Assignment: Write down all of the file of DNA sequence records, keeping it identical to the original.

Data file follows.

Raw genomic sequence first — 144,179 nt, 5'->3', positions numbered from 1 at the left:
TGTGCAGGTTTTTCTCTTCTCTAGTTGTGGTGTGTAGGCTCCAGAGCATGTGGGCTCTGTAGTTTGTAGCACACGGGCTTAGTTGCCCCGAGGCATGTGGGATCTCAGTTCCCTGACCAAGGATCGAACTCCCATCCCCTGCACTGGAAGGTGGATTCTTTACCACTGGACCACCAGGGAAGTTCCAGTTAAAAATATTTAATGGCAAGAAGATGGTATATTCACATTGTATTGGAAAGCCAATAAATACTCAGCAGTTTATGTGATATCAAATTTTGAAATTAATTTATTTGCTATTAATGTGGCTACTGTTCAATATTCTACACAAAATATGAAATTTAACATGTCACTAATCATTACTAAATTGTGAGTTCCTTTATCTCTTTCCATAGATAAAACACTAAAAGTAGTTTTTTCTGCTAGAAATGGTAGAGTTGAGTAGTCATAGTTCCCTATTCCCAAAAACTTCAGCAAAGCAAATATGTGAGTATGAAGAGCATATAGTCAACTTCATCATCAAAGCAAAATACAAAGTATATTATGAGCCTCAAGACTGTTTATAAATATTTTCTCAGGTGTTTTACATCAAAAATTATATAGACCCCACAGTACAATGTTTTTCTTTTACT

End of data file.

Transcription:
Raw genomic sequence first — 144,179 nt, 5'->3', positions numbered from 1 at the left:
TGTGCAGGTTTTTCTCTTCTCTAGTTGTGGTGTGTAGGCTCCAGAGCATGTGGGCTCTGTAGTTTGTAGCACACGGGCTTAGTTGCCCCGAGGCATGTGGGATCTCAGTTCCCTGACCAAGGATCGAACTCCCATCCCCTGCACTGGAAGGTGGATTCTTTACCACTGGACCACCAGGGAAGTTCCAGTTAAAAATATTTAATGGCAAGAAGATGGTATATTCACATTGTATTGGAAAGCCAATAAATACTCAGCAGTTTATGTGATATCAAATTTTGAAATTAATTTATTTGCTATTAATGTGGCTACTGTTCAATATTCTACACAAAATATGAAATTTAACATGTCACTAATCATTACTAAATTGTGAGTTCCTTTATCTCTTTCCATAGATAAAACACTAAAAGTAGTTTTTTCTGCTAGAAATGGTAGAGTTGAGTAGTCATAGTTCCCTATTCCCAAAAACTTCAGCAAAGCAAATATGTGAGTATGAAGAGCATATAGTCAACTTCATCATCAAAGCAAAATACAAAGTATATTATGAGCCTCAAGACTGTTTATAAATATTTTCTCAGGTGTTTTACATCAAAAATTATATAGACCCCACAGTACAATGTTTTTCTTTTACT